“Point of view clearly had something to do with personal location, but it was itself an unclear notion. It was obvious that the content of one's point of view was not the same as or determined by the content of one's beliefs or thoughts. For example, what should we say about the point of view of the Cinerama viewer who shrieks and twists in his seat as the roller-coaster footage overcomes his psychic distancing? Has he forgotten that he is safely seated in the theater? Here I was inclined to say that the person is experiencing an illusory shift in point of view. In other cases, my inclination to call such shifts illusory was less strong. The workers in the laboratories and plants who handle dangerous materials by operating feedback-controlled mechanical arms and hands undergo a shift in point of view that is crisper and more pronounced than anything Cinerama can provoke.” (p. 314-315, Italics added)

As noted by IJsselsteijn and Riva (IJsselsteijn & Riva, 2003), what Dennett calls “an illusory shift in point of view” conceptualizes well the concept of presence. The question is, how our mind can say that this shift in the point of view is illusory? How is it possible to differentiate between a real and an imagined situation?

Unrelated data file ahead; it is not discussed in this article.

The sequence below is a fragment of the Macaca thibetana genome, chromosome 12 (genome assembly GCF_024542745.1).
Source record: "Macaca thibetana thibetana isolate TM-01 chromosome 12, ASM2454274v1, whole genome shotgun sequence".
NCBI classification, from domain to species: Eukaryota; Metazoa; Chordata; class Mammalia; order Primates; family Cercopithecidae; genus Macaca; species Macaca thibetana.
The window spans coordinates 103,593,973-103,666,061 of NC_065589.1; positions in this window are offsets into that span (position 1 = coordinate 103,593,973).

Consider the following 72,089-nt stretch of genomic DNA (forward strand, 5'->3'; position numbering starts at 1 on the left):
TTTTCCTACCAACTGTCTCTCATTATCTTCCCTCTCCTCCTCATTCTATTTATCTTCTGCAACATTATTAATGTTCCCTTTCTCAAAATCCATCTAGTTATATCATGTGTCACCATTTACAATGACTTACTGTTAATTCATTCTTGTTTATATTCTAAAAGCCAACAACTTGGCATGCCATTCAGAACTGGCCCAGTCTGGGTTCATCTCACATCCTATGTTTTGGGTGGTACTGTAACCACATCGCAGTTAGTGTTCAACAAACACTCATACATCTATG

According to recent psychological theory, perceptions are guesses of what is out there now and predictions of what is about to happen. A way to put this is that perceptions are rather like hypotheses of science - predictions of unsensed features of objects, and of futures that may not happen (Gregory, 1998b). They are never certainly true and often wrong. Yet the guesses of hypotheses are the nearest we ever get to reality. If perceptions are internal predictions, how can we differentiate them from other internal processes, such as conceptual modeling?

According to current neurobiological work, evolution created two different levels of consciousness to solve this problem (Damasio, 1999): core consciousness and extended consciousness. Core consciousness is what we share with some nonhuman animals - a simple biological phenomenon, the scope of which is the Here and Now. This basic, integrated representation of one moment and one place is independent of language, reasoning and memory (Metzinger, 1999).